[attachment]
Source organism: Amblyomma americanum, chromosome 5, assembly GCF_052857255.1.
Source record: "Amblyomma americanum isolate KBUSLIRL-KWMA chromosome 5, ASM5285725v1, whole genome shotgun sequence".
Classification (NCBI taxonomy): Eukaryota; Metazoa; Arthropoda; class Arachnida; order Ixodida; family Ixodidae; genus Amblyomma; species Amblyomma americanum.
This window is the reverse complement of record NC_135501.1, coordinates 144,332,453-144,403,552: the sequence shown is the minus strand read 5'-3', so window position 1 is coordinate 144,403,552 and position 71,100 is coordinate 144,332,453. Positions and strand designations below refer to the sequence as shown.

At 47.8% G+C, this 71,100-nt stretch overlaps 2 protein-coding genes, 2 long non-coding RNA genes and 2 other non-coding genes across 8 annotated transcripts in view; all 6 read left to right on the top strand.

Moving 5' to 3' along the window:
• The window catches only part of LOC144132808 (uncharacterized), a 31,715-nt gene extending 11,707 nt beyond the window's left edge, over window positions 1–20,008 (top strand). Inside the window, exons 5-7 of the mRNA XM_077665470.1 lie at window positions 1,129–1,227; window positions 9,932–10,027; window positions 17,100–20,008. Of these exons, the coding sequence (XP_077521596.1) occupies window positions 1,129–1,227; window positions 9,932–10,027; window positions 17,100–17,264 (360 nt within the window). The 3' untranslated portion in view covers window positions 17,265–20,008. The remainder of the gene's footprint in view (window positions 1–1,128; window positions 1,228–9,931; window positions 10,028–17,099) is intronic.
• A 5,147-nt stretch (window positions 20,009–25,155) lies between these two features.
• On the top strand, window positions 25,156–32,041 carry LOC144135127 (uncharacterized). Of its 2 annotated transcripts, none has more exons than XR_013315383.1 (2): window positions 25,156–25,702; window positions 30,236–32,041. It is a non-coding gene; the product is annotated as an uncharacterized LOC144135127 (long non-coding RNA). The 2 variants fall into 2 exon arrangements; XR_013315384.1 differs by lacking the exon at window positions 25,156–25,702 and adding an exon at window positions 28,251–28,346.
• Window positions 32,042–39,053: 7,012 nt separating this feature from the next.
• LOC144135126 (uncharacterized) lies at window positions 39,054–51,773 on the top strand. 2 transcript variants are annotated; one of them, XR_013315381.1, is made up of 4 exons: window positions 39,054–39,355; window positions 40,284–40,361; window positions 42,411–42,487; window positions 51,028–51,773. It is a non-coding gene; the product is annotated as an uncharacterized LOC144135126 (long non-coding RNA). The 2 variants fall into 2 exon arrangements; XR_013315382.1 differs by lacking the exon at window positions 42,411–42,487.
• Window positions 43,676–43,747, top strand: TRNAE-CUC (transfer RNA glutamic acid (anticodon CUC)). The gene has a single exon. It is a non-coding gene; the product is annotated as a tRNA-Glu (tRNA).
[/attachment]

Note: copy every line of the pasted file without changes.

Source organism: Amblyomma americanum, chromosome 5, assembly GCF_052857255.1.
Source record: "Amblyomma americanum isolate KBUSLIRL-KWMA chromosome 5, ASM5285725v1, whole genome shotgun sequence".
Classification (NCBI taxonomy): Eukaryota; Metazoa; Arthropoda; class Arachnida; order Ixodida; family Ixodidae; genus Amblyomma; species Amblyomma americanum.
This window is the reverse complement of record NC_135501.1, coordinates 144,332,453-144,403,552: the sequence shown is the minus strand read 5'-3', so window position 1 is coordinate 144,403,552 and position 71,100 is coordinate 144,332,453. Positions and strand designations below refer to the sequence as shown.

At 47.8% G+C, this 71,100-nt stretch overlaps 2 protein-coding genes, 2 long non-coding RNA genes and 2 other non-coding genes across 8 annotated transcripts in view; all 6 read left to right on the top strand.

Moving 5' to 3' along the window:
• The window catches only part of LOC144132808 (uncharacterized), a 31,715-nt gene extending 11,707 nt beyond the window's left edge, over window positions 1–20,008 (top strand). Inside the window, exons 5-7 of the mRNA XM_077665470.1 lie at window positions 1,129–1,227; window positions 9,932–10,027; window positions 17,100–20,008. Of these exons, the coding sequence (XP_077521596.1) occupies window positions 1,129–1,227; window positions 9,932–10,027; window positions 17,100–17,264 (360 nt within the window). The 3' untranslated portion in view covers window positions 17,265–20,008. The remainder of the gene's footprint in view (window positions 1–1,128; window positions 1,228–9,931; window positions 10,028–17,099) is intronic.
• A 5,147-nt stretch (window positions 20,009–25,155) lies between these two features.
• On the top strand, window positions 25,156–32,041 carry LOC144135127 (uncharacterized). Of its 2 annotated transcripts, none has more exons than XR_013315383.1 (2): window positions 25,156–25,702; window positions 30,236–32,041. It is a non-coding gene; the product is annotated as an uncharacterized LOC144135127 (long non-coding RNA). The 2 variants fall into 2 exon arrangements; XR_013315384.1 differs by lacking the exon at window positions 25,156–25,702 and adding an exon at window positions 28,251–28,346.
• Window positions 32,042–39,053: 7,012 nt separating this feature from the next.
• LOC144135126 (uncharacterized) lies at window positions 39,054–51,773 on the top strand. 2 transcript variants are annotated; one of them, XR_013315381.1, is made up of 4 exons: window positions 39,054–39,355; window positions 40,284–40,361; window positions 42,411–42,487; window positions 51,028–51,773. It is a non-coding gene; the product is annotated as an uncharacterized LOC144135126 (long non-coding RNA). The 2 variants fall into 2 exon arrangements; XR_013315382.1 differs by lacking the exon at window positions 42,411–42,487.
• Window positions 43,676–43,747, top strand: TRNAE-CUC (transfer RNA glutamic acid (anticodon CUC)). The gene has a single exon. It is a non-coding gene; the product is annotated as a tRNA-Glu (tRNA).